"No one wants to return to the way things were before the Geneva Agreement. That would be too risky a scenario," he said, referring to the preliminary accord reached a year ago under which Iran has curbed some sensitive nuclear activity in exchange for limited relief from international sanctions. "Both sides are aware of this, which is why I think a deal is within reach. We are serious and I can see the same resolve on the other side," Araghchi was quoted by IRNA as saying. Kerry said on Wednesday the negotiations would get more difficult if the Nov. 24 deadline were missed, and the powers were not - for now - weighing any extension to the talks. His remarks seemed aimed in part at raising the pressure on Tehran to agree to the deal, which would include tougher UN inspections to verify Iran is complying with its provisions. Iran agreed under last year's temporary accord with the United States, France, Germany, Russia, Britain and China to limit its reserve of low-enriched uranium gas by converting new production into a less proliferation-sensitive oxide form, which it started doing a few months ago. The stockpile is now above the defined level but Iran still has time to reduce it before the temporary deal expires this month, when it is supposed to be replaced by a long-term one.
Mark Fitzpatrick, director of the non-proliferation program at the International Institute for Strategic Studies think-tank, said he believed the powers would want to see the holding sharply reduced in any permanent settlement.
"If the stockpile is eliminated, then it may be possible to allow Iran a larger number of centrifuges," he said, referring to the machines that produce enriched uranium.
Don’t forget Hezbollah
By JPOST EDITORIAL/11/08/2014
What we perceive as a danger to our lives and way of life can be a function of trends. The latest headline-grabbing focus of fear is Islamic State. This is not a bugbear of negligible proportions. Islamic State bloodlust and fanatic belligerence are nothing to scoff at. That said, however, Islamic State is not the greatest threat to the world’s democracies – Israel among them. Regardless of the repugnance Islamic State’s beheadings arouse, worse villains abound in our region. Iran with its nuclear ambitions is foremost, even though the White House is poised to appease Tehran’s ayatollahs, allowing them to keep the capability to build nuclear weapons. The Assad regime, until recently the side in the Syrian civil war the world most loved to hate, has not become any less evil just because Islamic State has emerged as uniquely barbaric. And propping up Assad is Hezbollah of Lebanon, whose menace to Israel has grown by leaps and bounds despite its absence from the front pages. This, in a nutshell, was the recent message of a “senior IDF commander” in the North who stressed that “no anti-Israel action on the Golan has thus far been perpetrated by the rebel forces in Syria, but only by the organizations that support the regime in Damascus.” The subtext is clear. Transfixing as their macabre excesses may be, the jihadists have not attacked Israel. Here it needs be noted that the area on the border straddling the Golan’s Syrian side is mostly controlled by the Jabhat al-Nusra subsidiary of al-Qaida, as distinct from the better- known Islamic State. Nevertheless, those volleys fired into Israel in past months – not all of them by any means stray shells – almost always came from pro-Assad camp, i.e. from Hezbollah. These forces continue to batter without mercy the Syrian population, which is also pounded by the jihadists.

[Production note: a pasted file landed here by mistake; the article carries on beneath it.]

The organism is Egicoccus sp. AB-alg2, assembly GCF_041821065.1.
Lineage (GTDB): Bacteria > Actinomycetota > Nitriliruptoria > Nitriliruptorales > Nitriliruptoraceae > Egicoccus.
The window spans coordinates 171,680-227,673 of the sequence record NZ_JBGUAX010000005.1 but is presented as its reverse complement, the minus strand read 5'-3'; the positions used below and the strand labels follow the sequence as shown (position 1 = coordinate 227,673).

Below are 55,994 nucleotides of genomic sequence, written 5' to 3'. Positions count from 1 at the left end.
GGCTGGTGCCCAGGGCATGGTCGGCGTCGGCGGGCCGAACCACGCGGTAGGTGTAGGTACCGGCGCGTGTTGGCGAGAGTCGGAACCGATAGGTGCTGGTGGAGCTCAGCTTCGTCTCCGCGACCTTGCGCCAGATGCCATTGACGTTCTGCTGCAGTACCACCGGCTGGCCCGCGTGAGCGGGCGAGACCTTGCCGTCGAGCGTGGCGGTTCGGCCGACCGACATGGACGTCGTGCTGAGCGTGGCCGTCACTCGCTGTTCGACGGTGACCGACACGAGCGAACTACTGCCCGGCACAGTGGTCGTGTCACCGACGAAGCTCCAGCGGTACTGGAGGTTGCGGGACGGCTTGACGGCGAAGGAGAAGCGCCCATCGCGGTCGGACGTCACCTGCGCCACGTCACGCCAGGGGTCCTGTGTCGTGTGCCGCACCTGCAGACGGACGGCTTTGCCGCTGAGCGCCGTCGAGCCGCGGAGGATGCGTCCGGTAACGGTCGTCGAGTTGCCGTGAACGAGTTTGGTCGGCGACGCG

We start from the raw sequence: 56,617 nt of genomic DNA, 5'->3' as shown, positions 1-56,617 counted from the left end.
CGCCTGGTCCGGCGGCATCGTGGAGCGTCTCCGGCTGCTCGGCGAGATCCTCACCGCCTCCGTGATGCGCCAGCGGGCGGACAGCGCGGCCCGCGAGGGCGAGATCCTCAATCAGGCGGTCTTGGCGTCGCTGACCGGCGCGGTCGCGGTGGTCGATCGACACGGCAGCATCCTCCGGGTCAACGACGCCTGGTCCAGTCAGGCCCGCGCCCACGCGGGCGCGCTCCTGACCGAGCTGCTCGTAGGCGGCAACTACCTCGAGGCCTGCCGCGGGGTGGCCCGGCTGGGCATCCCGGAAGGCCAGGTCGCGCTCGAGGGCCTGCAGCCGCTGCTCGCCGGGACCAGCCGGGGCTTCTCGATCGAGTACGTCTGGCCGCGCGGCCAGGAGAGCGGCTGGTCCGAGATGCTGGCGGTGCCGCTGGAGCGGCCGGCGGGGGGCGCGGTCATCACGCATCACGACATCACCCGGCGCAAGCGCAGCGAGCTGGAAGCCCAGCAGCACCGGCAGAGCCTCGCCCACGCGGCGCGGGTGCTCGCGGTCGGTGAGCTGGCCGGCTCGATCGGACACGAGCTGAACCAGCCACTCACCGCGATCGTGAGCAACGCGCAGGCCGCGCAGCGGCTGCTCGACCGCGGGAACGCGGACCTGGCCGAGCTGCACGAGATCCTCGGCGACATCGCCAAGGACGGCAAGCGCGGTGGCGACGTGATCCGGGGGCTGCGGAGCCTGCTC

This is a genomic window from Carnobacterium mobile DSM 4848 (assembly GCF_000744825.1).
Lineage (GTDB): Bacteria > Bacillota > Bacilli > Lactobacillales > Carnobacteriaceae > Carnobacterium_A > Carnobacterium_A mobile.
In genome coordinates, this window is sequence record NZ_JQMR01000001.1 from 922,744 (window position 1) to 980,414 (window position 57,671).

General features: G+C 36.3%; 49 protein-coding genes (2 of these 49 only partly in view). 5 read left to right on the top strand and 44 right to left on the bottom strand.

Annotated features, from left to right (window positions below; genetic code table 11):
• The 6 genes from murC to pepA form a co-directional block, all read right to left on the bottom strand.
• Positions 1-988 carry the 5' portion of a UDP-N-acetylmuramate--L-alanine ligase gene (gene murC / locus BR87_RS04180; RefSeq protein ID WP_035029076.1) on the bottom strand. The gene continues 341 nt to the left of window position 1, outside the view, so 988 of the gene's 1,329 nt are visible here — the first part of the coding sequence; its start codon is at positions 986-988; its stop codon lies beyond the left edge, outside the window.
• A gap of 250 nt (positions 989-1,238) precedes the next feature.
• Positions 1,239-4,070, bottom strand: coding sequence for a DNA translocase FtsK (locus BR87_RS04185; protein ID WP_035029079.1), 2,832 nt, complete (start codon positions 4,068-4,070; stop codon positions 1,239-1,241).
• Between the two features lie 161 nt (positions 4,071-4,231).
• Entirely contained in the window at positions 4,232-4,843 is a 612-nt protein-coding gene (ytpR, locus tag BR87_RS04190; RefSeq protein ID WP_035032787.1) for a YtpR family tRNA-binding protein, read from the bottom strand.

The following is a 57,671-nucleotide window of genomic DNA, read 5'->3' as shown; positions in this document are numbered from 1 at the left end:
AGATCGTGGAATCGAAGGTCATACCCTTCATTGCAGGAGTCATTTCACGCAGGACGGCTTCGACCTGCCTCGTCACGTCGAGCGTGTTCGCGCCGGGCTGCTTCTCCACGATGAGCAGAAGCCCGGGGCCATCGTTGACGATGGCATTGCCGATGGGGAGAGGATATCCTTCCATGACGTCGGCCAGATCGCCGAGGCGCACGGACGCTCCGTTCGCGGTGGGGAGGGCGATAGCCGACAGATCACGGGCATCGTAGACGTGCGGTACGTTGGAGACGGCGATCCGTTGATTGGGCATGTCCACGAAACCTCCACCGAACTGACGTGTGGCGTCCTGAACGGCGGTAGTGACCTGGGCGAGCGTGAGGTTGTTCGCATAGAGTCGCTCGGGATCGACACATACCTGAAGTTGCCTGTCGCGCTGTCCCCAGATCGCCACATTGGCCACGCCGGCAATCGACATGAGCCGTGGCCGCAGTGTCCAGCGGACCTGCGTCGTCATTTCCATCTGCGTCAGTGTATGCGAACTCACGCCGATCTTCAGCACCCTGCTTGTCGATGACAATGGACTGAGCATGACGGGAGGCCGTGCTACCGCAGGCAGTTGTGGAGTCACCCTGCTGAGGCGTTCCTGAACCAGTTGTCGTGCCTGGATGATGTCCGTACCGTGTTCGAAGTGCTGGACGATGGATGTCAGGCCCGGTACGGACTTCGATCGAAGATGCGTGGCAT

Israel thanklessly sends humanitarian provisions to the Syrian refugees (including food, fuel and clothing) and offers medical aid to all casualties regardless of their affiliation. Although in the immediate offing there is little risk of a Hezbollah offensive against Israel – as it is deeply embroiled in the Syrian conflict – the Shi’ite terrorist group remains a formidable foe of Israel. More than anything, Hezbollah operates as a proxy of Tehran, and its Lebanese and Syrian enclaves are for all intents and purposes Iranian outposts, beachheads close to Israel. Hezbollah, moreover, is just as prone as the Sunni Hamas in the Gaza City to use civilians as human shields, to deter Israel from using its full capabilities. In the past, Hezbollah has used force to prevent noncombatants in southern Lebanon from fleeing north, so that their presence would paralyze Israel’s military response. It gets worse: Hezbollah’s arsenals are incomparably larger than Gaza’s and comprise far more powerful weapons – all supplied by Iran under the noses of UN supervisors.
That, along with the battlefield experience garnered in Syria, makes Hezbollah “many times more dangerous” than Hamas ever was or could be, according to Maj.-Gen. Yair Golan, who just stepped down as head of the IDF’s Northern Command.
He warned that Hezbollah’s stockpiles include heavy missiles and that because of the quality and quantity of what that the group has been allowed to acquire, it would be wrong to expect the same degree of defensive cover as Israelis could count on during last summer’s war with Hamas. Hezbollah’s Iranian missiles are substantially more deadly than Gaza’s rockets, and Hezbollah’s caches and launching pads are closer to our population centers, meaning shorter warning time.
The bottom line is that while world opinion is mesmerized by the ghoulish high jinks of Islamic fanatics, it loses sight of Iran’s far reach, which in every respect surpasses the Islamic State’s potential for evil.
The sporadic bombings in Syria and Iraq, as well as America’s willingness to bend over backwards to engage Iran’s deception at the negotiating table, all point to the fact that the international community – perhaps a bit too expediently – has allowed itself to overlook fundamental perspectives. With Iran’s proxy Hezbollah at its doorstep, this is a luxury Israel cannot afford.
Oman Ruler's Failing Health Could
Affect U.S. Iran Policy
By: Simon Henderson
November 8, 2014